On Wednesday night, President Joe Biden told a Congress that "white supremacy is terrorism," after claiming that US intelligence considers it "the most lethal terrorist threat to our homeland today."
Hours earlier, House Intelligence Committee Chairman Rep. Adam Schiff (D-CA) set the stage for the new narrative by telling MSNBC's Nicol Wallace that "The predominant part of that domestic threat " is white nationalists, adding "We can’t ignore that because of a political sensitivity that some of the folks are part of the Trump base."
Less than 24 hours later, Bloomberg is reporting that the Biden DOJ is "actively considering" whether to seek a new law which would allow prosecutors to bring specific charges for domestic terrorists who plot and/or carry out attacks, according to a senior department official.
"One of the things we’re looking at is would we need new authorities," said deputy assistant attorney general for the department's national security division, Brad Wiegmann, during a Thursday House hearing.
Weigmann added that while the department has been successful using existing laws to fight domestic terrorism - including bringing charges for offenses involving weapons or explosives violations, hate crimes and arson, there have been more than 430 arrests made in connection with the Jan. 6 assault on the US Capitol "carried out by extremist supporters of then-President Donald Trump" (as Bloomberg puts it).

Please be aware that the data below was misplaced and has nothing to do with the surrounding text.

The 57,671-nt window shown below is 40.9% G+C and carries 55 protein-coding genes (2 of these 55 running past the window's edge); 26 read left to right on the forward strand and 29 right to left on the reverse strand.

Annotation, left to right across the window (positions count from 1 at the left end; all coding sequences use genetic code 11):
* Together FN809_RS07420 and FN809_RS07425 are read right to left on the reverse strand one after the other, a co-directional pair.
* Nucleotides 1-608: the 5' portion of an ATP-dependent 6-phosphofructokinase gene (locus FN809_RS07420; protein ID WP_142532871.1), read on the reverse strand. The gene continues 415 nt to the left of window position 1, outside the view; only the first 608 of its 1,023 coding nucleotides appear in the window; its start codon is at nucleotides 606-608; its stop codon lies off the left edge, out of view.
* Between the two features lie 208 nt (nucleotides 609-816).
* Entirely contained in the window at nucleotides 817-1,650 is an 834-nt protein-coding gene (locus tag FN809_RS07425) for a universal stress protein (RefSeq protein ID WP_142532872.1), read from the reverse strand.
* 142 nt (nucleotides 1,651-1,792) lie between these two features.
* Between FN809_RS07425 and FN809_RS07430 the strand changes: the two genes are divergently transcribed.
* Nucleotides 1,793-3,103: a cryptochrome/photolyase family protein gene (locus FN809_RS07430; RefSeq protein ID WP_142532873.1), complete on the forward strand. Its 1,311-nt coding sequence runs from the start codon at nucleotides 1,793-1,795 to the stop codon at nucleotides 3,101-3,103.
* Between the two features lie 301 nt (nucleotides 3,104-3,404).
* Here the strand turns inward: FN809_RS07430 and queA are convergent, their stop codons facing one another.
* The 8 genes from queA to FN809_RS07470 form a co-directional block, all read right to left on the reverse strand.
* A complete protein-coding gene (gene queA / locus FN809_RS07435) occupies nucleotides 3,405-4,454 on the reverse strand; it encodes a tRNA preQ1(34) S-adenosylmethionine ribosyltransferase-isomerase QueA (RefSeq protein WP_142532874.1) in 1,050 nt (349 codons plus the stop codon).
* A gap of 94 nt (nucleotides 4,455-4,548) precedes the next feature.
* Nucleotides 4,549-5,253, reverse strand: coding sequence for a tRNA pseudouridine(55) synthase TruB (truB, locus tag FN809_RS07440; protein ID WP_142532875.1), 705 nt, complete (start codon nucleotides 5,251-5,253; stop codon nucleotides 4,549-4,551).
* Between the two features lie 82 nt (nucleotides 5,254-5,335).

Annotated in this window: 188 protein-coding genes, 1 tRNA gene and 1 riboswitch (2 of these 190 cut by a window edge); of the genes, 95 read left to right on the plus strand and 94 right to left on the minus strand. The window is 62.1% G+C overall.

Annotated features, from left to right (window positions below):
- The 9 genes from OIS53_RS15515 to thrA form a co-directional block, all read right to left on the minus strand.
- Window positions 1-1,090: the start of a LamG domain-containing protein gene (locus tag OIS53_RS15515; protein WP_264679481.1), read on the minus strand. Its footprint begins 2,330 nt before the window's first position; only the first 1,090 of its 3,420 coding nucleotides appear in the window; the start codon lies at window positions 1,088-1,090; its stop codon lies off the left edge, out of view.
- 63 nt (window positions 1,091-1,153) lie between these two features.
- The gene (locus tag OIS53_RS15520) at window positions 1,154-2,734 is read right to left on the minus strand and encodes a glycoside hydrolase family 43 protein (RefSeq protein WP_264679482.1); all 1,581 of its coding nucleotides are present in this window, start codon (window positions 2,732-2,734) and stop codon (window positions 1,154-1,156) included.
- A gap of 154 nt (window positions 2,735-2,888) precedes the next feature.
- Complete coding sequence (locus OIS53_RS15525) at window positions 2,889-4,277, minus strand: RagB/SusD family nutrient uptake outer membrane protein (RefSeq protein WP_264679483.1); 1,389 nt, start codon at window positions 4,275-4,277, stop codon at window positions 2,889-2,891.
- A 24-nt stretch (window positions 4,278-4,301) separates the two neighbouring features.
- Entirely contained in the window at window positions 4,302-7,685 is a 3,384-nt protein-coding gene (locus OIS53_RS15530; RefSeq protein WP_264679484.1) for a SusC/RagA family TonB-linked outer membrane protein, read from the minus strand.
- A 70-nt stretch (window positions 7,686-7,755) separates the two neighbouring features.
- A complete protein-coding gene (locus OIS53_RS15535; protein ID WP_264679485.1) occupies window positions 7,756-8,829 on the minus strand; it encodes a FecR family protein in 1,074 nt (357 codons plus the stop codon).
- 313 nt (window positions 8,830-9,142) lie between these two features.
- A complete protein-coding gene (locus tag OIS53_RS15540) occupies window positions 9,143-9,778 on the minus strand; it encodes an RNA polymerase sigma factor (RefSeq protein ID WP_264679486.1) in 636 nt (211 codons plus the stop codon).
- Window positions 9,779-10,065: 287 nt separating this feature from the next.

The FBI has warned that domestic violent extremists pose a heightened threat for carrying out attacks in the U.S. in the near future, with white supremacists being the most lethal threat.
Currently, no U.S. law lets the government designate domestic extremists as terrorists or bring specific charges for domestic terrorism. That contrasts with laws to combat international terrorism, which allow the government to designate groups and bring charges for providing those groups with material support. -Bloomberg
"The question we’re really wrestling with is, are there gaps," Weigman told a House Appropriations subcommittee. "Is there some type of conduct that we can envision that we can’t cover or would it be an otherwise benefit in having something else other than what we’re having now?"
Democratic Rep. Matt Cartwright of Pennsylvania - chairman of the subcommittee, said that: "Right-wing extremist attacks and plots have greatly outnumbered those from all other groups combined and caused more deaths as well," adding "This is a cancer on our country."
Which is weird, because at least 4 members of the Proud Boys were FBI informants who gave the agency information prior to the Jan. 6 'insurrection.'
That said, several groups have voiced their opposition to a specific domestic terrorism law - from civil liberties advocates to conservatives - who say that a new law is unnecessary, and could be used to violate the Constitutional rights of US citizens.
In March, the Biden DOJ directed US attorney's offices across the nation to notify DC headquarters about any investigations or cases related to domestic extremism, according to Weigmann, who added that the effort is intended to provide the DOJ with the ability to identify and internally track investigations and prosecutions involving the threat.
Perhaps the DOJ can find a way to stop all those 'white supremacists' from murdering hundreds of young black men in Chicago, which stands at 198 year-to-date, or the dozens upon dozens of attacks on Asians by these domestic terrorists.